How to spot a police impersonator - NBC12 - WWBT - Richmond, VA News On Your Side

How to spot a police impersonator

By Nicole Bell - bio | email
Posted by Terry Alexander - email

HENRICO, VA (WWBT) - A man faces several charges, including abduction and rape. Police say Johnny Quick pretended to be a Richmond police officer when a woman accepted a ride from him. Tonight, police have some tips to make you feel safer if you're stopped. 

Have you ever been pulled over by an officer? Chances are the person flashing those blue lights is legitimate. But in recent months we've seen several incidents where that hasn't been the case. 

“I always go on my instincts - they got me this far and that's a long ways," said resident Eddie Shelton. 

Eddie Shelton says police impersonators are a growing concern. Resident Sharon Hord agrees. 

“It’s to easy to impersonate anyone you want to impersonate," said Hord. 

Police want you to know what to look out for. Tip one: If it’s dark outside and you’re pulled over - throw on your hazard lights. Slow down and drive to a well lit area.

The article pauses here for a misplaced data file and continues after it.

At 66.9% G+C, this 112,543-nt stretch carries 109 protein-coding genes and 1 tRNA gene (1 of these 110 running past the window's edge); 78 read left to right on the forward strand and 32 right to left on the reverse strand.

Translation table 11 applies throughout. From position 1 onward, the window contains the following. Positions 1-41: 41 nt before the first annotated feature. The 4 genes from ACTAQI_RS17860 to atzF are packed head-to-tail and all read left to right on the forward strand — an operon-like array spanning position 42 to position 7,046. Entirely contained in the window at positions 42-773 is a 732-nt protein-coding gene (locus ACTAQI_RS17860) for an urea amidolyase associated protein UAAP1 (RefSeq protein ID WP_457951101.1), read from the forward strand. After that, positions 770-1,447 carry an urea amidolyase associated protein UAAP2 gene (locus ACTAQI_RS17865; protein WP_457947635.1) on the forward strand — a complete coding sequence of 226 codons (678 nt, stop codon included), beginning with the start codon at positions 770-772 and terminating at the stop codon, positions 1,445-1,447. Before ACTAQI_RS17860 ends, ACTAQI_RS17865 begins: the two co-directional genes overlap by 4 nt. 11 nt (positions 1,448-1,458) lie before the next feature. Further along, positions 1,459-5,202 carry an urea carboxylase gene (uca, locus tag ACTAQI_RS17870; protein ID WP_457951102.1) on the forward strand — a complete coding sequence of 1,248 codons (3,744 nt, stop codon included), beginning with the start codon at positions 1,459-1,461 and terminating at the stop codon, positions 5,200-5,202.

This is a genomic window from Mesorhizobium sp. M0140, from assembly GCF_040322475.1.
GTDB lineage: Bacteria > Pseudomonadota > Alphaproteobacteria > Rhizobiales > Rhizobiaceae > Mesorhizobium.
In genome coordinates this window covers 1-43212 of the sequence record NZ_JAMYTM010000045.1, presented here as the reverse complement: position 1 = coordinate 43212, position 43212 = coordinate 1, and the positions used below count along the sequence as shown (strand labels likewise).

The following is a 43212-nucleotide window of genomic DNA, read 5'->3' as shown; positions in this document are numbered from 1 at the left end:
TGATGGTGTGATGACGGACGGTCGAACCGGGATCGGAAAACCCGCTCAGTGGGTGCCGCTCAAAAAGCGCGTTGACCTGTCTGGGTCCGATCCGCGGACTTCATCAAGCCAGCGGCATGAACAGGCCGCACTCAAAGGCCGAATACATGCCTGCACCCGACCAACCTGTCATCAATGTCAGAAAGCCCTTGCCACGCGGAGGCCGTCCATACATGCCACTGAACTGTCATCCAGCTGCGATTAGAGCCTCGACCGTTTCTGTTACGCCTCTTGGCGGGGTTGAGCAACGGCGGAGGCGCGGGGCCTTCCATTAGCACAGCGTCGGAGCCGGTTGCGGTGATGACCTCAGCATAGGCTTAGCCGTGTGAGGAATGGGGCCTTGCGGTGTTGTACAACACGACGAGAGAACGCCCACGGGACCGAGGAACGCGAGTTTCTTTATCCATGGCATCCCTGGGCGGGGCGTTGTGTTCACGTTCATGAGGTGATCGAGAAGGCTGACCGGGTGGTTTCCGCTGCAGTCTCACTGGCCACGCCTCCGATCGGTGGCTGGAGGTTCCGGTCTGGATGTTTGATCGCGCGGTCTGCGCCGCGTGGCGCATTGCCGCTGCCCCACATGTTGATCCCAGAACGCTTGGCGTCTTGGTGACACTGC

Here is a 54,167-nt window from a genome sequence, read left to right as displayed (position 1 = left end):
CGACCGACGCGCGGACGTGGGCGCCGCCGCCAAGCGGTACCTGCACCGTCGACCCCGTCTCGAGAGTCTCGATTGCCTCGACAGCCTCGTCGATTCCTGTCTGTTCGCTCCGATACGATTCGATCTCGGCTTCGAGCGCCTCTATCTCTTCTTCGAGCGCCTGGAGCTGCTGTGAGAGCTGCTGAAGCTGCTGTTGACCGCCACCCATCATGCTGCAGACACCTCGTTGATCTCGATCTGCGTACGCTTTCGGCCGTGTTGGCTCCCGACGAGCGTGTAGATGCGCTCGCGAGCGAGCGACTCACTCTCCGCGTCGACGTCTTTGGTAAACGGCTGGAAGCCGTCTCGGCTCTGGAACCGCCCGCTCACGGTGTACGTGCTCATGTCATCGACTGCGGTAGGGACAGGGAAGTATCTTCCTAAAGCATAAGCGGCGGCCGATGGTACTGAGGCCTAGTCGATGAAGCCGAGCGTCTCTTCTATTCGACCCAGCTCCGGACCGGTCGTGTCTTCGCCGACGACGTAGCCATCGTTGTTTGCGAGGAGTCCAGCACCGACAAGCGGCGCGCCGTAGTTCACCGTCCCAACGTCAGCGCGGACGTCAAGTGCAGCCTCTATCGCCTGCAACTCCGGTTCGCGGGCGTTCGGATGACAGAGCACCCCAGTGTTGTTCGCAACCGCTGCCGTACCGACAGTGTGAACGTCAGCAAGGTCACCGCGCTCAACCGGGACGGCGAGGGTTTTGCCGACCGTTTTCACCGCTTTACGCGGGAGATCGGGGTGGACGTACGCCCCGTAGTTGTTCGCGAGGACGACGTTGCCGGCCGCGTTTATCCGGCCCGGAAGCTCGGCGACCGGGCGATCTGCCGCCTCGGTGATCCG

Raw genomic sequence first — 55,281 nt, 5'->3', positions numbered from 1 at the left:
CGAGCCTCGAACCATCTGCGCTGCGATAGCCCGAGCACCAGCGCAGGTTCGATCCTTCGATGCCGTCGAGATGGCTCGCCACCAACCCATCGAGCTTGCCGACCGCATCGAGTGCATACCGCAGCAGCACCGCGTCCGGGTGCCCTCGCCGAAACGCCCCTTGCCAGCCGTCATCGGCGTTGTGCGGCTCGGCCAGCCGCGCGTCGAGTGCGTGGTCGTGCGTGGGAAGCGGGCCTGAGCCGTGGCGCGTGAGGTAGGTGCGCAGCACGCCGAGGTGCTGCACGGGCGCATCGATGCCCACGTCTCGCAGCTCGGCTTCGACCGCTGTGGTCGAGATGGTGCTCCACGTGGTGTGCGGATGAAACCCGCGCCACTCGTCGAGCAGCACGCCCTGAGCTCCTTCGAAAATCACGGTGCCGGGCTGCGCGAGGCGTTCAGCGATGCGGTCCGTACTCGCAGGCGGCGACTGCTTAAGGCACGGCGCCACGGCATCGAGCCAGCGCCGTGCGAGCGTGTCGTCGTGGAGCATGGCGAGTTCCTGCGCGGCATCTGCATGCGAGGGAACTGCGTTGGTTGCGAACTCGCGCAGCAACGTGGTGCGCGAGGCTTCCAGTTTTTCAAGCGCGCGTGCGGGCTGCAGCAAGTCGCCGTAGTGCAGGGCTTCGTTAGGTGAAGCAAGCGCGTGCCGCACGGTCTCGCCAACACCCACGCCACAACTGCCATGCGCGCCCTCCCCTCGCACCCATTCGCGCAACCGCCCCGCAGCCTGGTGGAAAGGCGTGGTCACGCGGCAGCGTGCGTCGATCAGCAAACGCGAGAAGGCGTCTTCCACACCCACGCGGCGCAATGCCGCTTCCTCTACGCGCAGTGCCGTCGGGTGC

Police say when the officer approaches your vehicle, crack your window. Ask to see a badge and ID. If the person refuses, that's a red flag. 

“You absolutely have a right to ask for ID. Every police officer is required to carry a badge and ID card," said Henrico County Police Lt. Eric Owens. 

Don't open your door. 

"That person who stopped you to commit some criminal act -- he or she now has the upper hand - the door is open there's no barrier between the two of you," said Owens. 

If you're still not sure, call 911. And just because someone appears to be wearing a legitimate police uniform doesn't mean it is. Fake badges and uniforms can be purchased by just about anyone. 

Real police officers also carry radios, they wear nametags, and duty belts with citation pads. Those in a generic-looking uniforms without those accessories are probably not who they claim to be. Vehicles can also give away an imposter. Real police units have license plates that ID them as police vehicles. Their sirens and lights are usually built into the car, not attached or removable. 

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